Prior to the Great Recession, a new year brought renewed optimism. But I’m concerned about business in 2014. This year, any optimism is tempered with uncertainty due to dysfunction in Washington, D.C.

Experts are battling over the economic outlook, all sides armed with data to support their specific contentions. Those with a bullish prediction believe that the run on Wall Street will continue and the economy will organically ramp up growth. Others contend that the nation is on course for a major economic collapse due to debt and a stock market bubble created by the Federal Reserve Board.

Frankly, most self-proclaimed experts have allowed their opinions to be corrupted by their political leanings or investment interests. Uncertainty abounds.

In the midst of this uncertainty, executives have put their hands in their pockets when it comes to growth and hiring.

Here are my top seven business concerns for the coming year.

1. The Jan. 1 changes to mortgage rules, which lower debt to equity for borrowers to 43% and restrict the ability to tailor mortgages to individual needs, could depress new housing markets.

2. While interest rates remain historically low, they will eventually rise, and some economists predict a dramatic increase. Is 2014 the year in which federal government tampering stops working?

3. Many are concerned that Federal Reserve tapering could send the stock markets into a tailspin, but my concern is that overvaluations in the market could mirror a too-hot wood commodity market. If investors start cashing in profits, could a downhill spiral begin panic selling?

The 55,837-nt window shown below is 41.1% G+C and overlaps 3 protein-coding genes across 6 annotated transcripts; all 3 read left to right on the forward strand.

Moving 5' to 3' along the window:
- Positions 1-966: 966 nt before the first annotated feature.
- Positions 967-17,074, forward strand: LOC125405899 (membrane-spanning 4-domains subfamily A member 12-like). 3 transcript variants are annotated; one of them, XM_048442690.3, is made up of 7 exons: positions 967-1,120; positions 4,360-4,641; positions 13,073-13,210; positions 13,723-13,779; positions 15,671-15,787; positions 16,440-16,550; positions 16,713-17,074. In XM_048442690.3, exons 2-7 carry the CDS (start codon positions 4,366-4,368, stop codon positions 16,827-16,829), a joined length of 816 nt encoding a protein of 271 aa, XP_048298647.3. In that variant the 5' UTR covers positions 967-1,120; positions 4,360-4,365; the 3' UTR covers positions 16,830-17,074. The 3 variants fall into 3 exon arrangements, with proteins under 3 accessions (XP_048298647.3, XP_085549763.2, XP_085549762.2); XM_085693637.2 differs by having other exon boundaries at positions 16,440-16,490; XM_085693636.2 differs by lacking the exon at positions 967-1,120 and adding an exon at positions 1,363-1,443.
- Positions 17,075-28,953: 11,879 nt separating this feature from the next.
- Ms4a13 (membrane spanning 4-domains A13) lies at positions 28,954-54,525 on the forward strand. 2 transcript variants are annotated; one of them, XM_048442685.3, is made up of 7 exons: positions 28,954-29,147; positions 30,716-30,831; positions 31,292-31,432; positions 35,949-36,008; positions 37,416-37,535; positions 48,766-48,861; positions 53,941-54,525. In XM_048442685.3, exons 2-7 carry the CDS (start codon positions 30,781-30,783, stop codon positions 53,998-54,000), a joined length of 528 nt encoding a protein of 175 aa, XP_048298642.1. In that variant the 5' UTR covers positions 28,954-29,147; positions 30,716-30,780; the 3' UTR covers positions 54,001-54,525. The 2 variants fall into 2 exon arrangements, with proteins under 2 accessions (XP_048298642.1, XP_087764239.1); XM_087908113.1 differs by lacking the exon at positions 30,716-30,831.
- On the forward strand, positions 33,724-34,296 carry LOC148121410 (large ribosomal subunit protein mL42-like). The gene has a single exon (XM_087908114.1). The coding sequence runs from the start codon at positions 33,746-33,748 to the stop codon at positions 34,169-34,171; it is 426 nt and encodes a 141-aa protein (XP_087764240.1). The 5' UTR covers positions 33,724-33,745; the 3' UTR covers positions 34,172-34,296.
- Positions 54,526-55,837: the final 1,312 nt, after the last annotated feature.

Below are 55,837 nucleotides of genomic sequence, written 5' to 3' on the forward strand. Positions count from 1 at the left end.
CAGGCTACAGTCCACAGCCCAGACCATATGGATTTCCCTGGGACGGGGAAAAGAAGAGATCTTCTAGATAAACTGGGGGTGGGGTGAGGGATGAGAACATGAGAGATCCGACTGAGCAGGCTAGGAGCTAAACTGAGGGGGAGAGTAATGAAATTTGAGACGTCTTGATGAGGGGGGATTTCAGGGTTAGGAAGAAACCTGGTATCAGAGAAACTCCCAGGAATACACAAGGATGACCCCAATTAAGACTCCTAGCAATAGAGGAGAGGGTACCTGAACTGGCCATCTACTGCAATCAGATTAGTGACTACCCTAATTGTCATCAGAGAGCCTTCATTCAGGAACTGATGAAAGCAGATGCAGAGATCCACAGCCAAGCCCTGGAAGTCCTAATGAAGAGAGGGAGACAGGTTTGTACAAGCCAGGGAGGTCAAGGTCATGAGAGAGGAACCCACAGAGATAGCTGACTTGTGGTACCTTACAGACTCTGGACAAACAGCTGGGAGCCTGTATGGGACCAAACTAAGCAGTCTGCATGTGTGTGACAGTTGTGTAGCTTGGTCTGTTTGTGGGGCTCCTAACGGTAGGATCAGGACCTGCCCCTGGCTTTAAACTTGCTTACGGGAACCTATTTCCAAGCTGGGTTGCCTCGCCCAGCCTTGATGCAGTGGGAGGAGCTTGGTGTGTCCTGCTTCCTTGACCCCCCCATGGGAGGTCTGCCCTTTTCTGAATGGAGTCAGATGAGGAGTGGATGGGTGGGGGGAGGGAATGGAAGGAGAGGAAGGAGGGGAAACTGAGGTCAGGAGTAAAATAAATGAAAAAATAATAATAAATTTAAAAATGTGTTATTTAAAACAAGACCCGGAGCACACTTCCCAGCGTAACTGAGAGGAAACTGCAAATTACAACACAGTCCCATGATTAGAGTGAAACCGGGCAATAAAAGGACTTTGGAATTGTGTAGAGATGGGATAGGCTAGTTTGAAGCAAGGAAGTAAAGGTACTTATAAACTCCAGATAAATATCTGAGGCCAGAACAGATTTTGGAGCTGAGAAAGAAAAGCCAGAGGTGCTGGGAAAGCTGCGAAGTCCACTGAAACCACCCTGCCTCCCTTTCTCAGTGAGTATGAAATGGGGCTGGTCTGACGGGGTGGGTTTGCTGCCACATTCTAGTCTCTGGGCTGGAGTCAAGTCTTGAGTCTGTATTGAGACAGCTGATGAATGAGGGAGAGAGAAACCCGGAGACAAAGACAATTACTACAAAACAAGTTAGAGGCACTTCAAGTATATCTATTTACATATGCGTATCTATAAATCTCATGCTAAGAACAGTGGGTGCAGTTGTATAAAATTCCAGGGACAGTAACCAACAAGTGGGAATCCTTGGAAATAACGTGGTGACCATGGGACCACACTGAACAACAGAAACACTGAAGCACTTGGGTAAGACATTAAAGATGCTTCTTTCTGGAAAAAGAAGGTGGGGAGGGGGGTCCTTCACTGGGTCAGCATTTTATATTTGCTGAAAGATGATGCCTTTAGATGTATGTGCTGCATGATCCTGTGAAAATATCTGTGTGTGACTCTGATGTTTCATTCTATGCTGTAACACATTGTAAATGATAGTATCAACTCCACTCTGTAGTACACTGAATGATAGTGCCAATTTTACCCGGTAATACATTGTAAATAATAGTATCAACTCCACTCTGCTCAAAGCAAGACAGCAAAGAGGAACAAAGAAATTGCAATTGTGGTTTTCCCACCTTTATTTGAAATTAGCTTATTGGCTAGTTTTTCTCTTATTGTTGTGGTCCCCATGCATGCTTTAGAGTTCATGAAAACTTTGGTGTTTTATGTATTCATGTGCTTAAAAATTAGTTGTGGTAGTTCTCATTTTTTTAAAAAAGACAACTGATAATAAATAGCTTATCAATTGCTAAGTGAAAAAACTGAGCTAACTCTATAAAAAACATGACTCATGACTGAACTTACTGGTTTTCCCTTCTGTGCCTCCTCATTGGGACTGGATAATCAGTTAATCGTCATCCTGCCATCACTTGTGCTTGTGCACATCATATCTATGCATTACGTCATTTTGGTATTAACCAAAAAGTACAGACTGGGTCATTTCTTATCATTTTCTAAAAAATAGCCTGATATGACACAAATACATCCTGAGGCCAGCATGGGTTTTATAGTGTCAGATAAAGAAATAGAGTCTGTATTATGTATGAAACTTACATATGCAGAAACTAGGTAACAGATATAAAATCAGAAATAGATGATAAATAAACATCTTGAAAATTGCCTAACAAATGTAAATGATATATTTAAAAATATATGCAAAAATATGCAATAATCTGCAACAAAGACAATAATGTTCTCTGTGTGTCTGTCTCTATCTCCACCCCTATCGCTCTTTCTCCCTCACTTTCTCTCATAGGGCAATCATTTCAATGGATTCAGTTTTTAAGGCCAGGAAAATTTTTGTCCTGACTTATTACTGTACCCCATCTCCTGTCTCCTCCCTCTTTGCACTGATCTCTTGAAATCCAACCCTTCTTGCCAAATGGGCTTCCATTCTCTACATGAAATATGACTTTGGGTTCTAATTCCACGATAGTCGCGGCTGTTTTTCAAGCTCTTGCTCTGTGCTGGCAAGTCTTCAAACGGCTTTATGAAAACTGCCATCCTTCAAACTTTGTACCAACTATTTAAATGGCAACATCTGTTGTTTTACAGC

4. According to the Ro-Mac Lumber Whole House Commodity Index, housing costs have risen 6.3% since 2012. A plethora of manufacturers have announced substantial price increases after Jan. 1 to cover increased costs. Will high material and labor costs tamp down housing in 2014?

5. Where are all of the good workers? Unemployment remains high but the industry is struggling to find qualified employees at all levels. Recruiting good people at affordable wages will be a challenge for everyone.

6. Commercial credit for marginal businesses will be both more difficult to get and more expensive. The inability to secure adequate capital will inhibit growth for many companies in all areas of the supply chain. This could stretch lead times and availability.

7. In Florida, many counties have done a poor job of managing budgets. In an attempt to create revenue, new and reinstated impact fees—along with odious regulations—will blossom in 2014. Instead of encouraging growth, governmental greed by Florida political leaders will have the opposite effect.

Though most executives are trying to be optimistic, there’s plenty of uncertainty and many are concerned. Everyone is hoping for a robust year in housing, but the memories of 2008 and the subsequent years of riding the economic roller-coaster are still fresh.

—Don Magruder is CEO of Ro-Mac Lumber & Supply and former chairman of the Florida Building Material Association. Contact him at [email protected] or 352.267.5679.